The effect we are seeing is planned -the colonization of the American people by a Nazi type movement, an extension of the 'vast right wing conspiracy' first articulated by Hillary.

    Previously it was the mean, ugly and nasty face of the Bushies, now a group more polished but with the same agenda. It can no longer be denied; it is exactly the same agenda, just more relaxing to see a more intelligent and less ugly group on stage.

    Never confuse personality for character.

    It is almost impossible to imagine any government behaving this way unless they are confident of the protection of an overwhelming military establishment, a police state, and pervasive surveillance of citizens (with constant announcements in public spaces to be suspicious, very suspicious, of your neighbors, and don't fail to report them), such as that built since 9/11 at the same time looting of the Treasury began, the safety net and basic health services severely threatened, military men and women blatantly abused, elimination of posse comitatus, the right of presidential operatives to pick up anyone they please, stop and search, operate secretly with gross violations of human rights, suppress justice department investigations of criminals in Iraq, in financial fraud, the previous administration, torture by other invented names, an ongoing heavily financed propaganda labotomization project, and destruction of the rule of law in finance. Only criminal minds could dream up and support such a scenario and imbed it for future unimaginable crimes. These criminal minds now hold total sway over the people of this country.

    Could anything be more blatantly cynical than 'free market' rhetoric while the finance/government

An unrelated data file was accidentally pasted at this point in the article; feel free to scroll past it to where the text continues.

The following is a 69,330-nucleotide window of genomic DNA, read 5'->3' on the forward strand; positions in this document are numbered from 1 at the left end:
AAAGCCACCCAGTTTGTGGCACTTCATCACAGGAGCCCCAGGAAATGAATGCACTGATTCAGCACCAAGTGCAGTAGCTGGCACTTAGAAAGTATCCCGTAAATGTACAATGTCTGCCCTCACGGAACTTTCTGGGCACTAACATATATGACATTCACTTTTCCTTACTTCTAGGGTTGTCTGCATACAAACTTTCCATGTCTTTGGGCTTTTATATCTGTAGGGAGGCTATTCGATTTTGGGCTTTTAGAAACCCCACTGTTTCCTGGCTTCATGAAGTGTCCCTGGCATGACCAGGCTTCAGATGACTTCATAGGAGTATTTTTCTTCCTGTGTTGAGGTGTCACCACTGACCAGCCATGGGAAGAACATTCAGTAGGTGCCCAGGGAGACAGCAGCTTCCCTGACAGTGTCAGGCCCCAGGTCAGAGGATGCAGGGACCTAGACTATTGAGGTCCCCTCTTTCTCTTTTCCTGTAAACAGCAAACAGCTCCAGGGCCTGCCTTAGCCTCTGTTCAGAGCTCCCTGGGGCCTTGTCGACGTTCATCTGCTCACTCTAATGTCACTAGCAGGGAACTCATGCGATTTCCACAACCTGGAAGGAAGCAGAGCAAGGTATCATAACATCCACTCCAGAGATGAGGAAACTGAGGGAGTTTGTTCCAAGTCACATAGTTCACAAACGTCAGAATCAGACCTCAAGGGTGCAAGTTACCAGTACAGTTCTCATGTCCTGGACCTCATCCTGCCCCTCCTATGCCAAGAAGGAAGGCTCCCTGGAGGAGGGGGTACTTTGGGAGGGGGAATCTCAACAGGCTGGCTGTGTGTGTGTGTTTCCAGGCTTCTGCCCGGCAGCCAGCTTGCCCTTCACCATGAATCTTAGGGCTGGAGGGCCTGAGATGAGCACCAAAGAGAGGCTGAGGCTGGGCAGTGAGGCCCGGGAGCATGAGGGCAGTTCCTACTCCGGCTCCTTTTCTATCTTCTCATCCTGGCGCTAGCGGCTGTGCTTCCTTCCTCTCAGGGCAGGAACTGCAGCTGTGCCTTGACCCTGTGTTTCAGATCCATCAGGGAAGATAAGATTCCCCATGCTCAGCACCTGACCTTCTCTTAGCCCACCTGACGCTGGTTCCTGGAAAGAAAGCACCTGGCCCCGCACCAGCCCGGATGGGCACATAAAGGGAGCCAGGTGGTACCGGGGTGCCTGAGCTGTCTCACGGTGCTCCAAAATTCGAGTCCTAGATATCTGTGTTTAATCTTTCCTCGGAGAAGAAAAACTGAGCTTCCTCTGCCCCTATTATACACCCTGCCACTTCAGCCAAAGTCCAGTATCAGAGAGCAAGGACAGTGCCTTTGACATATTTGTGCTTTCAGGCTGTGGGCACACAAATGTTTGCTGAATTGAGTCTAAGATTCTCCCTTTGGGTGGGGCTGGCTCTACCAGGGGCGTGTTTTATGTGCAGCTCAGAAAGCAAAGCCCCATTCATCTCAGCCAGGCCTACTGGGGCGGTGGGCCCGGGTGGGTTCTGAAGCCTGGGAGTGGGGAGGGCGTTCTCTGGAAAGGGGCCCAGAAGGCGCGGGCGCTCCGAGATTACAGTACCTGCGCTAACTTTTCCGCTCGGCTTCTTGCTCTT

out in the open criminally manipulates markets?

    It is the labotomization project that is most frustrating for its elimination of reasoned debate and mature experienced voices in government and media; nothing more profound than cheap punditry is tolerated with increasing levels of hate.

    There is no real debate where basic principles are ignored. Felix Rohatyn articulates them as necessary for free markets: '…ethics, regulation and oversight and, referring to boondoggles in big government projects,' and '…you can't build a telephone booth without oversight.'

    I hope you'll enjoy watching Felix Rohatyn as I did; he's a voice in the wilderness, a respected Wall Street investment banker of the old school and public servant who served powerfully during the New York City 1970s financial crises, an expert on the RTC (S&L crisis) who has been our Ambassador to France:

    c-span book tv

  14. LeeAnne

    the link to Felix Rohatyn's c-span interview follows:


    If the link doesn't work, the book is at C-Span Book TV, After Words: Felix Rohatyn, author "Bold Endeavors: How Our Government Built America, and Why it Must Rebuild Now; interviewed by Greg Ip, The Economist

  15. VG Chicago

    LeeAnne: Could this mess have been created by sheer incompetences, greed, and stupidity? Or, does it have to be a Nazi shadow government all powerful and all-wise at work here?

    The principle of Occam's Razor states that a simpler explanation prevails over more convoluted ones. I think mine, attributing this to incompetence, greed, and stupidity is a lot simpler than yours.

    Vinny G. — conspiracy theory debunker extraordinaire

  16. skippy

    @VG said…The principle of Occam's Razor states that a simpler explanation prevails over more convoluted ones…

    Occam's Razor is, to me, the gaming math for Idiots version, flip a coin a million times and one side wins out by a bit, this is significant in a repetitive process, all tho as Talab points out the trick is not to be on the wrong side of the coin when Quantum effects show its dark side, to our perspective.

    History proves you wrong, old boy. What Leeann states is ruthless forces of power not unlike her example, do weld considerable sway in the scheme of things and with out constant vigilance can gain prominence, I would be the fool on a fools errand rather than complicit to the crime.

    BTW you speak as a person experienced of hard times, some day maybe we can hook up and go dumpster diving with some of your homeless clients. Then we can calabotrate on the new best seller "The Best Dumpsters in the USA"